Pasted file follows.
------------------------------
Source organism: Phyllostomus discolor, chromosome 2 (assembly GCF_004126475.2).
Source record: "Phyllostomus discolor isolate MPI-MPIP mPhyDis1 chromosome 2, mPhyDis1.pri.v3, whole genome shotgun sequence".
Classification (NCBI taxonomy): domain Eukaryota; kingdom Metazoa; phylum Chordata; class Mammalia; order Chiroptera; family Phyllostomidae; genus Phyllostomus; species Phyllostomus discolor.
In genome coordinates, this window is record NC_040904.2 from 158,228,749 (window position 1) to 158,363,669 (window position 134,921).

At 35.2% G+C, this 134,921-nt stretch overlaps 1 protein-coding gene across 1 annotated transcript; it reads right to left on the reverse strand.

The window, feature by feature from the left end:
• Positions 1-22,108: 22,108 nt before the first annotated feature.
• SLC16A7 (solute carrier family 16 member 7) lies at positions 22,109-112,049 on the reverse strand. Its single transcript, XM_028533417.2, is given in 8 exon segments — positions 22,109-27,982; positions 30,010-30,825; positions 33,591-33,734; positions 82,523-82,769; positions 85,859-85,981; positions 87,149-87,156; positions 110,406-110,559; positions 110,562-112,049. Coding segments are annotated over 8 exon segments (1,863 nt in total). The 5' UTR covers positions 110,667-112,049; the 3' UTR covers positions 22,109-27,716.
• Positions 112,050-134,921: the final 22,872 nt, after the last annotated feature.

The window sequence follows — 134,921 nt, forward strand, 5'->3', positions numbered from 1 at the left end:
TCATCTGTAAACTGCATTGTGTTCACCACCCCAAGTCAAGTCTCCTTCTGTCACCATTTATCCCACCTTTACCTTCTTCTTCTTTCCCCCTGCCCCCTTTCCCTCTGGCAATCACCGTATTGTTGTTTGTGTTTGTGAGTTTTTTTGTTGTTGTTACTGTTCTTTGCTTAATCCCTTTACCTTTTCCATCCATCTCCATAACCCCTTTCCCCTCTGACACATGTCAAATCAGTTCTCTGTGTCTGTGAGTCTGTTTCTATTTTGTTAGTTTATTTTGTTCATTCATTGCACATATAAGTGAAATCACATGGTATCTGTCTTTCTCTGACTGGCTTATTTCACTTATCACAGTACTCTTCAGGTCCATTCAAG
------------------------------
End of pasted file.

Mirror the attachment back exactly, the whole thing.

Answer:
Source organism: Phyllostomus discolor, chromosome 2 (assembly GCF_004126475.2).
Source record: "Phyllostomus discolor isolate MPI-MPIP mPhyDis1 chromosome 2, mPhyDis1.pri.v3, whole genome shotgun sequence".
Classification (NCBI taxonomy): domain Eukaryota; kingdom Metazoa; phylum Chordata; class Mammalia; order Chiroptera; family Phyllostomidae; genus Phyllostomus; species Phyllostomus discolor.
In genome coordinates, this window is record NC_040904.2 from 158,228,749 (window position 1) to 158,363,669 (window position 134,921).

At 35.2% G+C, this 134,921-nt stretch overlaps 1 protein-coding gene across 1 annotated transcript; it reads right to left on the reverse strand.

The window, feature by feature from the left end:
• Positions 1-22,108: 22,108 nt before the first annotated feature.
• SLC16A7 (solute carrier family 16 member 7) lies at positions 22,109-112,049 on the reverse strand. Its single transcript, XM_028533417.2, is given in 8 exon segments — positions 22,109-27,982; positions 30,010-30,825; positions 33,591-33,734; positions 82,523-82,769; positions 85,859-85,981; positions 87,149-87,156; positions 110,406-110,559; positions 110,562-112,049. Coding segments are annotated over 8 exon segments (1,863 nt in total). The 5' UTR covers positions 110,667-112,049; the 3' UTR covers positions 22,109-27,716.
• Positions 112,050-134,921: the final 22,872 nt, after the last annotated feature.

The window sequence follows — 134,921 nt, forward strand, 5'->3', positions numbered from 1 at the left end:
TCATCTGTAAACTGCATTGTGTTCACCACCCCAAGTCAAGTCTCCTTCTGTCACCATTTATCCCACCTTTACCTTCTTCTTCTTTCCCCCTGCCCCCTTTCCCTCTGGCAATCACCGTATTGTTGTTTGTGTTTGTGAGTTTTTTTGTTGTTGTTACTGTTCTTTGCTTAATCCCTTTACCTTTTCCATCCATCTCCATAACCCCTTTCCCCTCTGACACATGTCAAATCAGTTCTCTGTGTCTGTGAGTCTGTTTCTATTTTGTTAGTTTATTTTGTTCATTCATTGCACATATAAGTGAAATCACATGGTATCTGTCTTTCTCTGACTGGCTTATTTCACTTATCACAGTACTCTTCAGGTCCATTCAAG